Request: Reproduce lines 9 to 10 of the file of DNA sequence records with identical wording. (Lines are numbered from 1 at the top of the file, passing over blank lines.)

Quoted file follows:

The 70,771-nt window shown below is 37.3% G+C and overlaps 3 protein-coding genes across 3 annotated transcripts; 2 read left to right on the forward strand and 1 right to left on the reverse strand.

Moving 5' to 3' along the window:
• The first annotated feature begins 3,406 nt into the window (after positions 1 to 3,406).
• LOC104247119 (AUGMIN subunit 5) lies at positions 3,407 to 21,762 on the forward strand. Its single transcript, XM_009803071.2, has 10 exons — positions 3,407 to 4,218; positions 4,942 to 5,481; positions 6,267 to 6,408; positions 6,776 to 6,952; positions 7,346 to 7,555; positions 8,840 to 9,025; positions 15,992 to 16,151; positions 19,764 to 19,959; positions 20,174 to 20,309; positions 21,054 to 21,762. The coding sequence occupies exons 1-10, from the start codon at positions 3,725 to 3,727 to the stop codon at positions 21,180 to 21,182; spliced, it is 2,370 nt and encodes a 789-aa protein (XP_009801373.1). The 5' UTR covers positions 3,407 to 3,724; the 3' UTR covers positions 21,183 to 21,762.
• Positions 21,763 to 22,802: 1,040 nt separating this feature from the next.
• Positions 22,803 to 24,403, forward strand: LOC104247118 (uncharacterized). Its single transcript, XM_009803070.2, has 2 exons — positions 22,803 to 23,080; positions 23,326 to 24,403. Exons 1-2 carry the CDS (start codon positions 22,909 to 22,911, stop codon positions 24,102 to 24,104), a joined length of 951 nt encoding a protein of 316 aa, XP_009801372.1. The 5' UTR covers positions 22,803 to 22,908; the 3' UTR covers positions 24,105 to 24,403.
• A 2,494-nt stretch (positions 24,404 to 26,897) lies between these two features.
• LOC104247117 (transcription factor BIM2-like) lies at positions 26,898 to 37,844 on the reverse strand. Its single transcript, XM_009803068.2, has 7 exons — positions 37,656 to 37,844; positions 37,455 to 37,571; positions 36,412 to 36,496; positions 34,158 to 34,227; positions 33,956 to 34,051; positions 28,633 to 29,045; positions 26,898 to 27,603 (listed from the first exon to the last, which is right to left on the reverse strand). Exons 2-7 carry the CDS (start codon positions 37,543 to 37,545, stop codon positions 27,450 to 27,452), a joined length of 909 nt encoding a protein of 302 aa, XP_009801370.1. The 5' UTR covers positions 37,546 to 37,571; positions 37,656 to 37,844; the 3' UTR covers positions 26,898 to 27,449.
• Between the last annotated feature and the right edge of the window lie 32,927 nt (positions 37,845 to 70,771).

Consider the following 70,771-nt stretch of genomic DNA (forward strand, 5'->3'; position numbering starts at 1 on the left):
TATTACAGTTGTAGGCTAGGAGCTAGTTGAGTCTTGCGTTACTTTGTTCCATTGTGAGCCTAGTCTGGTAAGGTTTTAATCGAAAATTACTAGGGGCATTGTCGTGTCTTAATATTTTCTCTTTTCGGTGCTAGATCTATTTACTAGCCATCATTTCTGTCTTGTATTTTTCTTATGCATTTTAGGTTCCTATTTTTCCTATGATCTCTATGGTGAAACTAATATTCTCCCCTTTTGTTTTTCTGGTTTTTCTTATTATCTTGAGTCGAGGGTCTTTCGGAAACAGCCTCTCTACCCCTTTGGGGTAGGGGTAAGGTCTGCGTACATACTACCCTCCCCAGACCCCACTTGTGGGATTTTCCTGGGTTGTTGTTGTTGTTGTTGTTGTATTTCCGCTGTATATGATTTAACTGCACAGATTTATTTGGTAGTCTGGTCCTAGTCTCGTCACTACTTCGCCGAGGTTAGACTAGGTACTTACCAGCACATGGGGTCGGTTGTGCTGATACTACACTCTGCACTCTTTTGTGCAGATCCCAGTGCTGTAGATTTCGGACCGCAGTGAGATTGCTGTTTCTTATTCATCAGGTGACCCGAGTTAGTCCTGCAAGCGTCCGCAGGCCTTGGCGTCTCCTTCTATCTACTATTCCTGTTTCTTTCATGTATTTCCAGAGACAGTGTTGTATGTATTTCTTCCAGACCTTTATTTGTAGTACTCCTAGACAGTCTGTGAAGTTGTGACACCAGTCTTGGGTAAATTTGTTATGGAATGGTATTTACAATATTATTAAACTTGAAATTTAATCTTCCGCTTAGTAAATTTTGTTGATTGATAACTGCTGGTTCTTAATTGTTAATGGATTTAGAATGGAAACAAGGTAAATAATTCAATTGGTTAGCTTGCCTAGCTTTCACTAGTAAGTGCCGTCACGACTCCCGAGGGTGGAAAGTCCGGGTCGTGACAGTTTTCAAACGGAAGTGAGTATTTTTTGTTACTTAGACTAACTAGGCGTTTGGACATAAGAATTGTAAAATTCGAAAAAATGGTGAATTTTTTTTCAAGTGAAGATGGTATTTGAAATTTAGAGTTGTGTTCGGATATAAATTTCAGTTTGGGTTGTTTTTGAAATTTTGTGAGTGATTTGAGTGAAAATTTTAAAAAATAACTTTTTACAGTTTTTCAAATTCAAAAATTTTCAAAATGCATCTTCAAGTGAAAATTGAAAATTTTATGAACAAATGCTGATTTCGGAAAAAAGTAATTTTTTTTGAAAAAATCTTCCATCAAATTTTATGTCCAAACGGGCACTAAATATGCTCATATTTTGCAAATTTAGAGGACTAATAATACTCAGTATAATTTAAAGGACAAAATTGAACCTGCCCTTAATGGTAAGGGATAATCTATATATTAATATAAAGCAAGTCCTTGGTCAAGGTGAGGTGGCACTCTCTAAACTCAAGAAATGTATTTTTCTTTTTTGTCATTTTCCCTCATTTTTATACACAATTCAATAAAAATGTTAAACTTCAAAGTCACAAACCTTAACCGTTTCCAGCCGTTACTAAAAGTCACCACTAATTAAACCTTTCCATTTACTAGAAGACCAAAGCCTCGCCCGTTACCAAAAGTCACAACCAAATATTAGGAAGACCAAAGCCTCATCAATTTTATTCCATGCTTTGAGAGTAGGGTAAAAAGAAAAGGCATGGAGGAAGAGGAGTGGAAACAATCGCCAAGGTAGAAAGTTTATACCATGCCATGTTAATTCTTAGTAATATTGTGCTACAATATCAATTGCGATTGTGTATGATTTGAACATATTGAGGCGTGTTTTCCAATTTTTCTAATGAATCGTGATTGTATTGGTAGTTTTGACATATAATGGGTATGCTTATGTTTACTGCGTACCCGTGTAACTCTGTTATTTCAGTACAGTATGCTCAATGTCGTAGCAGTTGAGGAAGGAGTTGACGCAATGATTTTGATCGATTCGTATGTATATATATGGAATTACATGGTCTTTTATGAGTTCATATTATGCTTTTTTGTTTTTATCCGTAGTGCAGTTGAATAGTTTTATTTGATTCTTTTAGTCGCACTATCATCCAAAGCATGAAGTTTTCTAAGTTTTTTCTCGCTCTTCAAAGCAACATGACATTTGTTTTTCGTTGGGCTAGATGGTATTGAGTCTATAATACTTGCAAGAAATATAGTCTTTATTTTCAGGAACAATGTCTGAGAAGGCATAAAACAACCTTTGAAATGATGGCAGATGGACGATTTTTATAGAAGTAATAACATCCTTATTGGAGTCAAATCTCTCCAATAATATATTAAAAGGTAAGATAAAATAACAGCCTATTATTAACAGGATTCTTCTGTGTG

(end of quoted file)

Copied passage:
• Between the last annotated feature and the right edge of the window lie 32,927 nt (positions 37,845 to 70,771).

Consider the following 70,771-nt stretch of genomic DNA (forward strand, 5'->3'; position numbering starts at 1 on the left):